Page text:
A Monster Calls
Patrick Ness (YA Fantasy)
The monster showed up just after midnight. As they do.
At thirteen, Conor was too old for monsters. Monsters were for babies and bedwetters and Conor was neither; however, here he was—night after night reliving the same images that made him wake up screaming into the darkness. But one night, another monster came to visit. Not the one from his nightmare, but a different one. One that would tell him three stories and would then require Conor to tell him the fourth. But the fourth wouldn’t be a story. The fourth would be the truth…Conor’s truth. A truth that he’s been avoiding for a very, very long time.
Do NOT judge this book by either its cover or its title! A Monster Calls is not a horror story, but rather an intensely moving and intellectually provocative read that examines death, bullying, and growing isolation. Patrick Ness’s story (inspired by an idea by the late Siobhan Dowd) and Jim Kay’s beautiful and macabre illustrations allow A Monster Calls to leap off the page, reach inside your chest, and put a death grip on your heart. The action and emotions intensify as the story unfolds and reaches the ultimate crescendo when the reader realizes the truth behind the monster and the meaning of Conor’s nightmare. It’s a painful and agonizing revelation and you can’t help but cry out as our young protagonist finally comes to terms with the grim reality he’s been desperately avoiding and denying. It’s a master class in storytelling and a final work that Siobhan Dowd surely would have been immensely proud of.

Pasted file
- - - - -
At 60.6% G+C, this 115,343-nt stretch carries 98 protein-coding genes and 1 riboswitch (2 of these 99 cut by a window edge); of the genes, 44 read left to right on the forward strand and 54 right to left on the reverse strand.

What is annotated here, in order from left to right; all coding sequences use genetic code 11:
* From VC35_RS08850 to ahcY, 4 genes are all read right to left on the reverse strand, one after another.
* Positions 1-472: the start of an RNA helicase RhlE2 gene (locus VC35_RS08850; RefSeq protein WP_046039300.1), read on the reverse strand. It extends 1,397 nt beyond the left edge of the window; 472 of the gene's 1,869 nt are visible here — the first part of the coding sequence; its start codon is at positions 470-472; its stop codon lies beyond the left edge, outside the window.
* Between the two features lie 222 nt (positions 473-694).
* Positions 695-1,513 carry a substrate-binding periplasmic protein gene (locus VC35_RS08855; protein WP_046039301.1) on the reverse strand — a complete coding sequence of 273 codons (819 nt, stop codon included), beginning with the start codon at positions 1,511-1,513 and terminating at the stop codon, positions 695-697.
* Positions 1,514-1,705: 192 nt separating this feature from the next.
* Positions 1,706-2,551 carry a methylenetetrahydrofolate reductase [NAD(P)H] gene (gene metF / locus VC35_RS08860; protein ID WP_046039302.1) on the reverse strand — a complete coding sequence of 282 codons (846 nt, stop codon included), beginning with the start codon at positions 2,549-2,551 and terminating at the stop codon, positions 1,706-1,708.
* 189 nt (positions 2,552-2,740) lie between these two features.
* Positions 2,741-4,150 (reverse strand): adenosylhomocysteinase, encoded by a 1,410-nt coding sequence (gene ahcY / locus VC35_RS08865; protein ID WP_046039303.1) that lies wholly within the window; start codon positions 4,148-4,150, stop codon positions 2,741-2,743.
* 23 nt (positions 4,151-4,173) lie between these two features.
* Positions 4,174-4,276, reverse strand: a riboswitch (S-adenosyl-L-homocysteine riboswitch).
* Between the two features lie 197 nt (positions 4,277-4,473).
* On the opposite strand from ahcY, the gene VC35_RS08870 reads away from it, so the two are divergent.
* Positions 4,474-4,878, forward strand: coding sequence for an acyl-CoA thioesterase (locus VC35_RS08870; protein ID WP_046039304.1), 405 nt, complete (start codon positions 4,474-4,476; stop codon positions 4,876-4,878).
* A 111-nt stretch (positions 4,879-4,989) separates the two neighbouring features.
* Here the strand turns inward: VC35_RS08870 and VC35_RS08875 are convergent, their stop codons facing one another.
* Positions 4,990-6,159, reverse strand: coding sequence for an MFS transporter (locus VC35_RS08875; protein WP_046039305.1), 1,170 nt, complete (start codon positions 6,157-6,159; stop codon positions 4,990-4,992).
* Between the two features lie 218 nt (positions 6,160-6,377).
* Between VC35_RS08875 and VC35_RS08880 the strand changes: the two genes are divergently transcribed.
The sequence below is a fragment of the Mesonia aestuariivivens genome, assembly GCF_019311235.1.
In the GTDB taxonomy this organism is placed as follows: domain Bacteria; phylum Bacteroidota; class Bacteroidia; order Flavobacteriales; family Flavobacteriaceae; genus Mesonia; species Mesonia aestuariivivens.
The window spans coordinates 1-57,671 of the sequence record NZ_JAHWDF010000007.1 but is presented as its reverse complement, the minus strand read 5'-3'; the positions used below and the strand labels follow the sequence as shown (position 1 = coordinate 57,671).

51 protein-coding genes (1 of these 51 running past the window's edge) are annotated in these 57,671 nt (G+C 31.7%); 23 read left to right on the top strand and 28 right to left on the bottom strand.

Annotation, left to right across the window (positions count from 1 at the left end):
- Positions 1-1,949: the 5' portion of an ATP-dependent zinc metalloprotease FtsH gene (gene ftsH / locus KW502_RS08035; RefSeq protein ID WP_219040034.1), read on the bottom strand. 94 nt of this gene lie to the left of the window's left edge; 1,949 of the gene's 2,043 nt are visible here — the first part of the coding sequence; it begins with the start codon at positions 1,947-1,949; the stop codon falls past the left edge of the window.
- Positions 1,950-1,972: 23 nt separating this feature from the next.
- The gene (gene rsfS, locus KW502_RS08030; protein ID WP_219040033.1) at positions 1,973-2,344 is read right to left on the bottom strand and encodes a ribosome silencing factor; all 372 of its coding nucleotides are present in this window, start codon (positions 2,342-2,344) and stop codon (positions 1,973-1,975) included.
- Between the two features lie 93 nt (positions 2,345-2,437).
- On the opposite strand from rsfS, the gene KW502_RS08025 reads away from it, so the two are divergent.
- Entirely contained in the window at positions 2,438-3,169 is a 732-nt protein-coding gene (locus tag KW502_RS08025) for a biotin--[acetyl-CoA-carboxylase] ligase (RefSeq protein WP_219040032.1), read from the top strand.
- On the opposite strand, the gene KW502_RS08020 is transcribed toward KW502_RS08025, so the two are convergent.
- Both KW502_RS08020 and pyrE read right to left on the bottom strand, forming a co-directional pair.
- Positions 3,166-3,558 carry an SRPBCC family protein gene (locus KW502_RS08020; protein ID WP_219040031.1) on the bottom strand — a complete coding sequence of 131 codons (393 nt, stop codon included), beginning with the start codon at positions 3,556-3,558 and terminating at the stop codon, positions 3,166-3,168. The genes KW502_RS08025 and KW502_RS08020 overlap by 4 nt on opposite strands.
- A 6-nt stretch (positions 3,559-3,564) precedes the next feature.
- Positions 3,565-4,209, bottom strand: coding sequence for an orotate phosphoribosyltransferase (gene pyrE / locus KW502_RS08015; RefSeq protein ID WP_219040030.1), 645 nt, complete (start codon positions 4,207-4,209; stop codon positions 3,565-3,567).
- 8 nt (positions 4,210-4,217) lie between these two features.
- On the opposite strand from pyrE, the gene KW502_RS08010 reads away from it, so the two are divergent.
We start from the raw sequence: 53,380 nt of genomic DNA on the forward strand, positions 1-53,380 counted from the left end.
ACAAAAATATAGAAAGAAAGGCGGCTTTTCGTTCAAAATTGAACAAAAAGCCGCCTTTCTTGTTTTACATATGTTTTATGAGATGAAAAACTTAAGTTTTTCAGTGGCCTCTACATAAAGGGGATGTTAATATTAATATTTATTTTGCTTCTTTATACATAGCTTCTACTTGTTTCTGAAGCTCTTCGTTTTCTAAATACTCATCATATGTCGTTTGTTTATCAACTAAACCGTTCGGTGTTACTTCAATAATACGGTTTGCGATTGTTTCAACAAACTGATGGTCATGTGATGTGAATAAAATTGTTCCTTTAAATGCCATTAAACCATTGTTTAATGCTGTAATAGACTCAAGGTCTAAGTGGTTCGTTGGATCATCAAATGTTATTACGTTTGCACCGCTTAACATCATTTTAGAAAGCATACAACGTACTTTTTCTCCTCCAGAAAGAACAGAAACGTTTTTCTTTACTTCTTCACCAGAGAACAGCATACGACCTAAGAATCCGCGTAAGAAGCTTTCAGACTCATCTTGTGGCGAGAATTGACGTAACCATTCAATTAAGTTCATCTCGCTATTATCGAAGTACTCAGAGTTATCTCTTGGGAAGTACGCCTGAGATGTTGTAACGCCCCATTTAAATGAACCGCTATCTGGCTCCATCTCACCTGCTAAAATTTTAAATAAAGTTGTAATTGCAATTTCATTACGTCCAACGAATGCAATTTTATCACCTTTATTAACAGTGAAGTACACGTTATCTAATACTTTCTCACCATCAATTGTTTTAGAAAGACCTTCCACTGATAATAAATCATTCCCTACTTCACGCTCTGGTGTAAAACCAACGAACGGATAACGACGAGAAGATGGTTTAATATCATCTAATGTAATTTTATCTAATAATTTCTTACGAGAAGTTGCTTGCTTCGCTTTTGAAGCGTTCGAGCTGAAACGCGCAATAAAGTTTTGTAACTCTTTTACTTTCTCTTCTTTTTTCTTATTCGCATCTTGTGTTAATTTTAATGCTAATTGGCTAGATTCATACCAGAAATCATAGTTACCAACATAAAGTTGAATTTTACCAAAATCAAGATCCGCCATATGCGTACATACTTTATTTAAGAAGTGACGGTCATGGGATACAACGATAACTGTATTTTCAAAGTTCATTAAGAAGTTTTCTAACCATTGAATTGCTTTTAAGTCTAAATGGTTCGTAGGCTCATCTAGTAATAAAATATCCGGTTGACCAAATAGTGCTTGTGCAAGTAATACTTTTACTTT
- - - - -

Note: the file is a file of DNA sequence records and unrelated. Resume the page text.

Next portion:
On one of their encounters, the monster told Conor about the importance of stories: “They can be more important than anything. If they carry the truth.” There are countless stories about how children deal with trauma—especially when it involves a loved one—but Ness’s approach cuts to the very heart of the loneliness, fear, and helplessness they feel and how these feelings manifest themselves into monsters and darkness and voids that suck the very air from your lungs. It’s a dark and empty feeling that’s scary and cold, but Ness reminds us that truth can cut through the darkest of places; that acceptance can be a way out of the deepest abyss; and that forgiveness can open the way to healing and peace.
* Book cover image attributed to: www.amazon.com